American Portraits

I Have a Dream: Martin Luther King, Jr. and Identity

In this lesson, students will examine events in the life of Martin Luther King, Jr., analyzing both his identity and his contributions to American identity.

Founding Principles

Civic Virtue image

Civic Virtue

A set of actions and habits necessary for the safe, effective, and mutually beneficial participation in a society.

Civil Discourse image

Civil Discourse

Reasoned and respectful sharing of ideas between individuals is the primary way people influence change in society/government, and is essential to maintain self-government.

Equality image


Every individual is equal to every other person in regards to natural rights and treatment before the law.

Inalienable / Natural Rights image

Inalienable / Natural Rights

Freedoms which belong to us by nature and can only be justly taken away through due process.

Individual Responsibility image

Individual Responsibility

Individuals must take care of themselves and their families and be vigilant to preserve their liberty.

Liberty image


Except where authorized by citizens through the Constitution, the government does not have the authority to limit freedom.


On the morning of August 28, 1963, an exhausted King looked outside his window of the Willard Hotel in Washington, D.C. Hundreds of thousands of black Americans and their supporters were expected to attend the March on Washington for civil rights, but King did not see any crowds. He conferred with his wife, Coretta Scott King, who reassured her husband that the marchers would come….

Narrative PDF

Compelling Question

To what extent are you cultivating the identity necessary to enhance freedom in your own life and the lives of others? What aspects of your identity make you suited to confront prejudice and discrimination?

Virtue Defined

Identity answers the question, “Who am I?”

Lesson Overview

In this lesson, students will examine events in the life of Martin Luther King, Jr., analyzing both his identity and his contributions to American identity.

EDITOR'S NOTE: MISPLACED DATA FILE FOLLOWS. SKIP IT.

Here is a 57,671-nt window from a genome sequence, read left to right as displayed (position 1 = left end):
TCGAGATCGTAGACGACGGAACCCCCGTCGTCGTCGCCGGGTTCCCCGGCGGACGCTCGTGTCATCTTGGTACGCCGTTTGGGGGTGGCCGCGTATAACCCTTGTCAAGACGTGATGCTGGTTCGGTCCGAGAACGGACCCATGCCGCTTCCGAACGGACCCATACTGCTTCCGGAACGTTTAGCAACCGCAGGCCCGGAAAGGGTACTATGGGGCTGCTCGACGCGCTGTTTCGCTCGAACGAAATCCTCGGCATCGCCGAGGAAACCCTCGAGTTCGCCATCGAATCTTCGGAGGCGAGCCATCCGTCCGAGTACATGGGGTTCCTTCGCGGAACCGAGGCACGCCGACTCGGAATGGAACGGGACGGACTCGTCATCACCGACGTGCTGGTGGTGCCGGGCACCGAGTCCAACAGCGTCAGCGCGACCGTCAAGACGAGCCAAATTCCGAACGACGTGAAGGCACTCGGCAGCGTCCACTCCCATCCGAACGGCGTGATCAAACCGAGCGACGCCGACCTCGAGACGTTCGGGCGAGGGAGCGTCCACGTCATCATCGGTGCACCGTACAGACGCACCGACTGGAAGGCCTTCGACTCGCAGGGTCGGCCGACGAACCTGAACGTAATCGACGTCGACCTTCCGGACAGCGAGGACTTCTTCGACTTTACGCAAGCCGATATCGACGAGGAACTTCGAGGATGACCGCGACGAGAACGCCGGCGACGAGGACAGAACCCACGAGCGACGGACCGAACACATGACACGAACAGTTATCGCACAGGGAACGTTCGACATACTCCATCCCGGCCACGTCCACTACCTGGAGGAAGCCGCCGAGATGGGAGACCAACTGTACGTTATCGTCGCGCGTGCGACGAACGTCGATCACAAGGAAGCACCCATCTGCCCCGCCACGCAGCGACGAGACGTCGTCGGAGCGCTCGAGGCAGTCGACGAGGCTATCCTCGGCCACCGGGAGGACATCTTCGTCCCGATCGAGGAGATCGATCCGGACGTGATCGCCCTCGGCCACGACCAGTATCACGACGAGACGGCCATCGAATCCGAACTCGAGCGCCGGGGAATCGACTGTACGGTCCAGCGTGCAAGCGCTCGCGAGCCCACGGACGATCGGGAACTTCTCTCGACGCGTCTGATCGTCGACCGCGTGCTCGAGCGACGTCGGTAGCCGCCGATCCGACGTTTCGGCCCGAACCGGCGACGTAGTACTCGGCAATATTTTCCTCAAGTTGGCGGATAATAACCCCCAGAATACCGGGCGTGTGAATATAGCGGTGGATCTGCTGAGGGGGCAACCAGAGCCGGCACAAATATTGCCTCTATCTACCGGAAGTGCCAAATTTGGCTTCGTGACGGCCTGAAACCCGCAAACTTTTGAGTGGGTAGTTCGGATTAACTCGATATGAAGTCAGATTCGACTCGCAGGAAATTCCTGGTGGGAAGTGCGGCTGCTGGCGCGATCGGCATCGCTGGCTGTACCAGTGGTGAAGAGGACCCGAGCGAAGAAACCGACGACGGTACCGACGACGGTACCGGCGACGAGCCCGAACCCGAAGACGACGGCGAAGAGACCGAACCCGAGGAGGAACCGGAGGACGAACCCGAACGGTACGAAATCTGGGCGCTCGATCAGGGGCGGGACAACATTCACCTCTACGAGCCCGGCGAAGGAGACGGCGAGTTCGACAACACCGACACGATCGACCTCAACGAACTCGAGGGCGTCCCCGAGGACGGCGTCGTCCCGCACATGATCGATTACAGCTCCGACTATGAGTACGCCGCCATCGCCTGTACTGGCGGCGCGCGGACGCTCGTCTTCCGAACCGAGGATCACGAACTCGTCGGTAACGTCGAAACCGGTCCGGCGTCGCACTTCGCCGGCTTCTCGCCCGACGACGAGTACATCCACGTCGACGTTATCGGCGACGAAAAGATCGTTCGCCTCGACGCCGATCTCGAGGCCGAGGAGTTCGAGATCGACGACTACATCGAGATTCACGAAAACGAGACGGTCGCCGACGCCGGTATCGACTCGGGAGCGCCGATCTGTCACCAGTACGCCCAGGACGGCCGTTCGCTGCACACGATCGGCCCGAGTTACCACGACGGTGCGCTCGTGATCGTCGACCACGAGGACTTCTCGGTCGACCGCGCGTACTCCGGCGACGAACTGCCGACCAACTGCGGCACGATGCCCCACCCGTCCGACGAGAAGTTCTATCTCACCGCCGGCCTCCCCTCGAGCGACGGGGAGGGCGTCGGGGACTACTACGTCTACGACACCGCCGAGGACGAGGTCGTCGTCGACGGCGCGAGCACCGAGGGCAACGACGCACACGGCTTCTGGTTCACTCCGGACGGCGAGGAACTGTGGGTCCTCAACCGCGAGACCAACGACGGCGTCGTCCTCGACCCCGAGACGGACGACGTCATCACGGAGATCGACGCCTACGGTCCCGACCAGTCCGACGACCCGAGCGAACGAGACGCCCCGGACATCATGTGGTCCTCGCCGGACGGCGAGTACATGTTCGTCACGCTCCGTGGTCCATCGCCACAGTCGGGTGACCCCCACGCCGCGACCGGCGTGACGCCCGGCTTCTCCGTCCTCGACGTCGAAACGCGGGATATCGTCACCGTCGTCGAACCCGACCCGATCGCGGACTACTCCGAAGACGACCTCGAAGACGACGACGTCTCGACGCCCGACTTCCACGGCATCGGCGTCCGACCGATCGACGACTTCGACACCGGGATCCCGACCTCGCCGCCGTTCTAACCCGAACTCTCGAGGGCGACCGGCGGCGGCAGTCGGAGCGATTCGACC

• Students will understand how Martin Luther King, Jr. challenged the prejudice, discrimination, and racial injustice of his times in mid-twentieth-century America.
  • Students will analyze their own actions, goals, and ambitions to determine how identity contributes to the achievement of worthy goals.


The Civil Rights Movement faced some of its greatest challenges in the early 1960s. Freedom Riders—people of all races who were committed to equality—attempted to desegregate interstate buses in the face of beatings and bombings. Young African-American college students held “sit-ins” at lunch counters for the right to eat a peaceful meal in a public place. The Reverend Martin Luther King, Jr. and other movement leaders held non-violent demonstrations in cities such as Birmingham, Alabama, where they encountered mass arrests and violence in the form of ferocious police dogs and blasts from fire hoses.

In August 1963, African Americans and others marched peacefully on Washington, D.C. to fight for basic equality under the law and the opportunity to enjoy their rights and liberties as Americans. It was here that Dr. King delivered his “I Have a Dream” speech, which helped lead to the passage of the Civil Rights Act of 1964 and the Voting Rights Act of 1965.


  • Freedom Riders
  • Desegregate
  • Civil rights
  • Oratory
  • Emancipation Proclamation
  • Declaration of Independence
  • Promissory note
  • Default
  • Creed
  • Crescendo
  • Hamlet

Introduce Text

Have students read the background and narrative, keeping the Compelling Question in mind as they read. Then have them answer the remaining questions below.

For more robust lesson treatment, check out our partners at the Character Formation Project

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Walk-In-The-Shoes Questions
As you read, imagine you are the protagonist.

  • What challenges are you facing?
  • What fears or concerns might you have?
  • What may prevent you from acting in the way you ought?

Observation Questions

  • King referred to the equality principle as an IOU note, saying, “It is obvious today that America has defaulted on this promissory note as far as her citizens of color are concerned.” A promissory note is similar to an “IOU,” or promise to pay a debt. If someone promised to pay a debt he/she owed you, but never did so, how did you address the situation? Or, how do you think the unpaid debt should be addressed? Compare this debt scenario to that described by King.
  • What contributions did Martin Luther King make to the advancement of freedom through his approach to understanding both his own identity and the best ideals of the American identity?
  • In what ways did King’s experiences as a target of discrimination contribute to his ability to fight for the freedom of others?

Discussion Questions
Discuss the following questions with your students.

  • What is the historical context of the narrative?
  • What historical circumstances presented a challenge to the protagonist?
  • How and why did the individual exhibit a moral and/or civic virtue in facing and overcoming the challenge?
  • How did the exercise of the virtue benefit civil society?
  • How might exercise of the virtue benefit the protagonist?
  • What might the exercise of the virtue cost the protagonist?
  • Would you react the same under similar circumstances? Why or why not?
  • How can you act similarly in your own life? What obstacles must you overcome in order to do so?

Additional Resources


Lesson Image: © National Archives / Wikimedia Commons / CC-BY-SA-4.0

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